Human rights activist Muhammad Rabbani was arrested for witholding his passwords from counter-terrorism policeJava Films with permission for Varsity

“Things like this always make me want to destroy my phone,” my co-editor whispers as we exit Arts Picturehouse, still shaken by the documentary we had just seen. However, if we have reason to fear the amount of personal information that can be gleaned from our devices, this pales in comparison to the experience of human rights activists like Muhammad Rabbani, the focus of Kate Stonehill’s Phantom Parrot.

Rabbani is the international director of Cage, an organisation that campaigns for Muslims held under war-on-terror laws. In 2016, he was returning from Qatar, where he had been investigating the FBI’s torturing of a suspected terrorist in a US jail, when he was detained under Schedule 7 of the Terrorism Act 2000.

“The documentary has multiple strands which converge satisfyingly by the end”

Introduced before the widespread use of smartphones, the law allows counter-terrorism police to detain anyone entering the UK for up to six hours without requiring a justification. During this time, the detainee can be arrested for refusing to provide information, including the passcodes to their devices.

Rabbani has experienced the full force of this act multiple times, both before and after the incident in 2017. However, only then was he arrested – and ultimately found guilty – for withholding his passwords to protect the privacy of his clients.

The documentary has multiple strands which converge satisfyingly by the end. These include excerpts of the parliamentary debates that preceded the passing of the Terrorism Act, highlighting the lack of opposition (only Jeremy Corbyn voted against the bill) and interest (the green benches looked disconcertingly empty) from MPs.

Phantom Parrot also showcases the day-to-day work of Cage. When helping the aforementioned suspected terrorist, Ali al-Marri, to publicise documents obtained by his lawyers detailing his experiences of torture, the organisation sought to promote the best possible media coverage by emphasising his humanity. Such moments highlight an interesting parallel between the role of Cage and that of the documentarian, whose attempts to inspire sympathy for Rabbani include featuring him alongside his family.

“I must admit feeling apprehensive before embarking on this two-hour documentary”

For viewers questioning the notable absence of ghostly tropical birds, there are expert witnesses to explain GCHQ’s “Phantom Parrot” scheme. Exposed by Edward Snowden, the programme involves exploiting Schedule 7 to demand access to people’s devices in order to download their data and upload it to a central database.

I must admit feeling apprehensive before embarking on this two-hour documentary. However, the film remained engaging by adopting the aesthetics of fictional accounts of state surveillance such as The Capture (2019) or You Are Wanted (2017). Upward shots of government buildings work to symbolise state power while a thundering soundtrack locks viewers in a constant state of tension. The documentary even manages to make politicians sound interesting, which is no small feat! Some might argue that this aesthetics trivialises a serious issue by rendering it perversely exciting. Yet these techniques are what encourage the audience to empathise with Rabbani and engage with the issue in the first place.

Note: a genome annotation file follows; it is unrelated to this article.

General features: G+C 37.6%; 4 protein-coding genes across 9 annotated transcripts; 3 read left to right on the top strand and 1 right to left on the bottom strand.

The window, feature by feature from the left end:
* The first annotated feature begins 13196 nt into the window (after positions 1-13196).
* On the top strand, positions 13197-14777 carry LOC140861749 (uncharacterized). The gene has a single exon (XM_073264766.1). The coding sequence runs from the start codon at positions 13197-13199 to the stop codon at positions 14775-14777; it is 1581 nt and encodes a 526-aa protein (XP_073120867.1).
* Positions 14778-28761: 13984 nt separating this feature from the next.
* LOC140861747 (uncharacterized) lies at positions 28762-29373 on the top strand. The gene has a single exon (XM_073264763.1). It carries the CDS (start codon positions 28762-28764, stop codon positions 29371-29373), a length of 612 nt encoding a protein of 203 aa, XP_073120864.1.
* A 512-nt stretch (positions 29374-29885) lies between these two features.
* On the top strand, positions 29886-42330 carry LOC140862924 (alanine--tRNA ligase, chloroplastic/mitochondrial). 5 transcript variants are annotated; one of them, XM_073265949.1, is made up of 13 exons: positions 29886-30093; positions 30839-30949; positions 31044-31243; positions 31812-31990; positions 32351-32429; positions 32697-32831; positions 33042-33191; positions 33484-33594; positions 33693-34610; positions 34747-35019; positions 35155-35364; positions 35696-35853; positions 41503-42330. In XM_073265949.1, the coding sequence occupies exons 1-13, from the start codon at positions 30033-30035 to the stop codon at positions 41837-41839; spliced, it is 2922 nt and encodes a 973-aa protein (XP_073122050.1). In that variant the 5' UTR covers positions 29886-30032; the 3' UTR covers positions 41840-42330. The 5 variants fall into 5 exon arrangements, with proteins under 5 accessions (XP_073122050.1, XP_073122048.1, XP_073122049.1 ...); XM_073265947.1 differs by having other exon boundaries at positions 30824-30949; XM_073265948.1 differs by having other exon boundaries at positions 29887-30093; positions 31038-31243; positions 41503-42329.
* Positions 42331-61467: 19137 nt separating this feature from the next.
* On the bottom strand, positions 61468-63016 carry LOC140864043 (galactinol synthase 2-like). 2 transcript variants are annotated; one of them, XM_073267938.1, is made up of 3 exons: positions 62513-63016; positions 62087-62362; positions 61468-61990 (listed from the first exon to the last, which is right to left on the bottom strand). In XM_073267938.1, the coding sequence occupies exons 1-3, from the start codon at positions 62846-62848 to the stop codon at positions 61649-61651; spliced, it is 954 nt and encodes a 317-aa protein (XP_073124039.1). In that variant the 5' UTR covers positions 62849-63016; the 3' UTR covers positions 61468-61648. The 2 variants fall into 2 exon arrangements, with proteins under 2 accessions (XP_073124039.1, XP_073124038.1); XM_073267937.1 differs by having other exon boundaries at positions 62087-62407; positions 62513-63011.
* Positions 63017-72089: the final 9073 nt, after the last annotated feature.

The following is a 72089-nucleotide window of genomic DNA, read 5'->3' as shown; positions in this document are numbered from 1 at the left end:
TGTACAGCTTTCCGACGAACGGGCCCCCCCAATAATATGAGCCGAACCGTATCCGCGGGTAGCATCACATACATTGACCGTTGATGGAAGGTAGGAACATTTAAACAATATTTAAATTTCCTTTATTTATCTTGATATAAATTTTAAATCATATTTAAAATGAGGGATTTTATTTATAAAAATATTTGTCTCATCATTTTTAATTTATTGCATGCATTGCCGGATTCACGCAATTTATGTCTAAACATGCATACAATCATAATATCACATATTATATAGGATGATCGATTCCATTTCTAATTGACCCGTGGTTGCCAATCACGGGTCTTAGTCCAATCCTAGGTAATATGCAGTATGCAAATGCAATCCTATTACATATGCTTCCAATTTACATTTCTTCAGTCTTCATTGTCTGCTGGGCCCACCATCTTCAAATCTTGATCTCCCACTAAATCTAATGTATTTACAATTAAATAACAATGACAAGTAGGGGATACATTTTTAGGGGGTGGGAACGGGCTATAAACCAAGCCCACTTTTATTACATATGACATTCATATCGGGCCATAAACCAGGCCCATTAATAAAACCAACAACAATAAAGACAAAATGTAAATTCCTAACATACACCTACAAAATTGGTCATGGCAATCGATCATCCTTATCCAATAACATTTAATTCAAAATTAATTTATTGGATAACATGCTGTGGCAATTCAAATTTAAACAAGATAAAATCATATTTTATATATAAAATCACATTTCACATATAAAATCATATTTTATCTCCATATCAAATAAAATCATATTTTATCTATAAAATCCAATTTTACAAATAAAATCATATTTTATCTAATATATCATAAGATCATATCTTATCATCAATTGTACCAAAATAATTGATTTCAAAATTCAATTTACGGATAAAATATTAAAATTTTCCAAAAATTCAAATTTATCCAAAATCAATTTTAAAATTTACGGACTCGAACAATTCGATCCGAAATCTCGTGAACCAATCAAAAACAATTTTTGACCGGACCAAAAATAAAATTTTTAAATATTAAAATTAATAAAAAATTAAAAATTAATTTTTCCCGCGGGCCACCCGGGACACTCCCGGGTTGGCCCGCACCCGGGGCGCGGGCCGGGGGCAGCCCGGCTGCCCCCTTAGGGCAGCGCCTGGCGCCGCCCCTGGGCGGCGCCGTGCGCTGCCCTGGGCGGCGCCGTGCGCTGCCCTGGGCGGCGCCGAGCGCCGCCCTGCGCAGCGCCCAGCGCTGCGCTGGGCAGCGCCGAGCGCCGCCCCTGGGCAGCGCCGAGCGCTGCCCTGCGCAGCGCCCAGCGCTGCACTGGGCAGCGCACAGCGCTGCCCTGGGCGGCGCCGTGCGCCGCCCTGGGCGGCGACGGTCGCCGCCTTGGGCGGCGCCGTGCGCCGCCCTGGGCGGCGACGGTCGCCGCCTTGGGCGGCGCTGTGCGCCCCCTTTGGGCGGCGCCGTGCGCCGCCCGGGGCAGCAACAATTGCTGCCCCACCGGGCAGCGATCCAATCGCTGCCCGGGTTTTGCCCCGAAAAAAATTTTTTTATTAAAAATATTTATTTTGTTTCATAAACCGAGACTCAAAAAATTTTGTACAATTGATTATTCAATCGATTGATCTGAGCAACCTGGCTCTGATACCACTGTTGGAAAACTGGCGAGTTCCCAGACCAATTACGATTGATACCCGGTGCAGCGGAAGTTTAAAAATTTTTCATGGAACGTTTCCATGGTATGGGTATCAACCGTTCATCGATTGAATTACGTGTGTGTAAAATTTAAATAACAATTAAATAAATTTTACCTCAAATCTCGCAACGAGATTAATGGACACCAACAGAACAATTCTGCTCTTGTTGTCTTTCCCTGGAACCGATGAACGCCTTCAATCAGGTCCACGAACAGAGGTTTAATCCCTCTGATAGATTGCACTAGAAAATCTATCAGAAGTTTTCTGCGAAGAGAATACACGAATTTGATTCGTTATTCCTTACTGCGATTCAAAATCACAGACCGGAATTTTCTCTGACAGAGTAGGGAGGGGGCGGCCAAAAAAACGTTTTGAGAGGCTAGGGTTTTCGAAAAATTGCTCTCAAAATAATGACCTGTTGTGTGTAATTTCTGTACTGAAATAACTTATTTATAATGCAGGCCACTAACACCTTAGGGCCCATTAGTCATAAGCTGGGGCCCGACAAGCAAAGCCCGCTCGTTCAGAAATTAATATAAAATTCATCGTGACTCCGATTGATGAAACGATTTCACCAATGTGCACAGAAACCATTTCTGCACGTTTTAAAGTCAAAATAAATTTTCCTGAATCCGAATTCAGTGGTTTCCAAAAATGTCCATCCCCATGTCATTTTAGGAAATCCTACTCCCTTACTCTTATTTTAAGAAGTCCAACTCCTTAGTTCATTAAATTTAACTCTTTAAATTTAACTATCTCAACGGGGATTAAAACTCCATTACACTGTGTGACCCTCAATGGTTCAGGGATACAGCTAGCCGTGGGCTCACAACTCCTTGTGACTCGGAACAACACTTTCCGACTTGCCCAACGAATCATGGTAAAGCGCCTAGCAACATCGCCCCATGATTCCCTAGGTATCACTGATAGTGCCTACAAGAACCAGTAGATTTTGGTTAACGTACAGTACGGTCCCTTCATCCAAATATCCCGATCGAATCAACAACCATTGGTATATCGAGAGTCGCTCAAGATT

The scenes at the US security conference were so unnerving that I struggled to believe they had received permission to film thereJava Films with permission for Varsity

Indeed, my only criticism would be the lack of clarity surrounding the sources of the footage. Rabbani’s interview during his Schedule 7 detention is effectively reproduced using animation. Yet the rest of the film comprises real footage rather than reconstructions – something which would have been useful to know while watching. For instance, the scenes at the US security conference were so unnerving that I struggled to believe they had received permission to film there. Likewise, news reports zip across the screen before you have time to digest them.

Nevertheless, Stonehill does a skilful job of highlighting not only Rabbani’s plight but also its wider implications. For example, the documentary ends by explaining that, in 2002, Schedule 7 was extended to migrants arriving on small boats. The urgency of the issues raised in Phantom Parrot became even clearer during the Q&A after the screening, when Rabbani highlighted Michael Gove’s recent decision to shift the focus of the official definition of extremism from action to ideology, citing Cage as an organisation that would need to be reassessed under the new guidance.


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As well as mentioning others who have been targeted by Schedule 7 – including French publisher Ernest Moret – Rabbani stressed the film’s essential applicability to anyone: “We might not be a torture victim, nor may we know a torture victim. We should all stand with each other … If we can create a situation where ordinary people are not sleepwalking into surveillance society, I think that’s a real result.”

Hence, while my co-editor’s response to the documentary might have been a little extreme, she was making an important point: these issues affect us all yet are rarely discussed. Documentaries like Phantom Parrot play a crucial role in starting this conversation and pushing people to act.